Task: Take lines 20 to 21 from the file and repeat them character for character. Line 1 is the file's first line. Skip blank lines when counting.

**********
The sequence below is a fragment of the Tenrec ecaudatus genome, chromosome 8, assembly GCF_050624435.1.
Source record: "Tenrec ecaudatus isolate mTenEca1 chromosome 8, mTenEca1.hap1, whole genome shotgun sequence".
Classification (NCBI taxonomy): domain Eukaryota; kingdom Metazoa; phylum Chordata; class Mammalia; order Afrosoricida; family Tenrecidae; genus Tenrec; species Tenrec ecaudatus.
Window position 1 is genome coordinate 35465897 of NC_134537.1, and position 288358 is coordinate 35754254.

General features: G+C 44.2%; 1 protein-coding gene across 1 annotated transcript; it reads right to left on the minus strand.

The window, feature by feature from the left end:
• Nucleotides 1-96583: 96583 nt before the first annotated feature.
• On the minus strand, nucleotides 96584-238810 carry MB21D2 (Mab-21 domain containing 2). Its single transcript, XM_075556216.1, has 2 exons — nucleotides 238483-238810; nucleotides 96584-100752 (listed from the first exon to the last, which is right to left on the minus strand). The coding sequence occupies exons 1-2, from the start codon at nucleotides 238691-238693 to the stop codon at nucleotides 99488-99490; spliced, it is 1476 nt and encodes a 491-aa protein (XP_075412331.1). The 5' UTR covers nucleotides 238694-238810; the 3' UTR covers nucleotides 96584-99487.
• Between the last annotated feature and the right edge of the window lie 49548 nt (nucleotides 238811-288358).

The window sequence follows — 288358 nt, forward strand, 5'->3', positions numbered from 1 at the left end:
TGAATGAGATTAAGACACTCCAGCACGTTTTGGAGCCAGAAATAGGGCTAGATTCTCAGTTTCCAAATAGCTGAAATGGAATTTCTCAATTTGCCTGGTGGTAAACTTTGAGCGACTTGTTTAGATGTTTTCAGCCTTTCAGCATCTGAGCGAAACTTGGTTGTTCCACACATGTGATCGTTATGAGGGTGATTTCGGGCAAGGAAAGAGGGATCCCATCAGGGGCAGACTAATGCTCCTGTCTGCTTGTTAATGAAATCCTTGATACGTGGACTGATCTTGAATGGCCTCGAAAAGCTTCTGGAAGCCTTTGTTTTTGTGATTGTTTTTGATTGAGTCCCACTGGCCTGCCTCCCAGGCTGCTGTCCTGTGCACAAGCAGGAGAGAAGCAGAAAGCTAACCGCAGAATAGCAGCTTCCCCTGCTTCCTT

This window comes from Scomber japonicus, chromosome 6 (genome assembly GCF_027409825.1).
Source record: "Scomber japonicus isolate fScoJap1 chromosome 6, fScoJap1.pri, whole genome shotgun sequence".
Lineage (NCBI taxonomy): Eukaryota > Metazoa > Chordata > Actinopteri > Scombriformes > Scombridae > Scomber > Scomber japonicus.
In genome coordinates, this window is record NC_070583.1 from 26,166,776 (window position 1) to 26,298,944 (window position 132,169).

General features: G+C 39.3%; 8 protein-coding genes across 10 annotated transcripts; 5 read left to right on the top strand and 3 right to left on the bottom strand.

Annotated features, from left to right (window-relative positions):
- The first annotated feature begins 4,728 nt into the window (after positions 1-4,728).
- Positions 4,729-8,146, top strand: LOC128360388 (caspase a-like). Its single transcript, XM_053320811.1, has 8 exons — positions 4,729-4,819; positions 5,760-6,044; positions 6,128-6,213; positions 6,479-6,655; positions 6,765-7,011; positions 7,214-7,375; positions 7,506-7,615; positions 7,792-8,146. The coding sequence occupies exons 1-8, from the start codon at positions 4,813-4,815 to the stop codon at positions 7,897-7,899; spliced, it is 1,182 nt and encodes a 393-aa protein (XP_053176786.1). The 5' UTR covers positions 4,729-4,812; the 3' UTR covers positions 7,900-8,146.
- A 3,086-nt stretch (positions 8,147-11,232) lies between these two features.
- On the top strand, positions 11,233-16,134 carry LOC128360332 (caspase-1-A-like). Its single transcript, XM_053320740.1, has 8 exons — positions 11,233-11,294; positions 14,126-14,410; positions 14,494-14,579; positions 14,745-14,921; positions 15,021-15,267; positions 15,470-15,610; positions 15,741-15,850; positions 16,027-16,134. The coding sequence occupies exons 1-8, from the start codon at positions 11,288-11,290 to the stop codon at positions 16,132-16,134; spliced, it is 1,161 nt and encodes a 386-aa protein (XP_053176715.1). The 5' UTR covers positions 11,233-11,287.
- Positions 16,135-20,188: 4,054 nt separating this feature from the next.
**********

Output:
- A 3,086-nt stretch (positions 8,147-11,232) lies between these two features.
- On the top strand, positions 11,233-16,134 carry LOC128360332 (caspase-1-A-like). Its single transcript, XM_053320740.1, has 8 exons — positions 11,233-11,294; positions 14,126-14,410; positions 14,494-14,579; positions 14,745-14,921; positions 15,021-15,267; positions 15,470-15,610; positions 15,741-15,850; positions 16,027-16,134. The coding sequence occupies exons 1-8, from the start codon at positions 11,288-11,290 to the stop codon at positions 16,132-16,134; spliced, it is 1,161 nt and encodes a 386-aa protein (XP_053176715.1). The 5' UTR covers positions 11,233-11,287.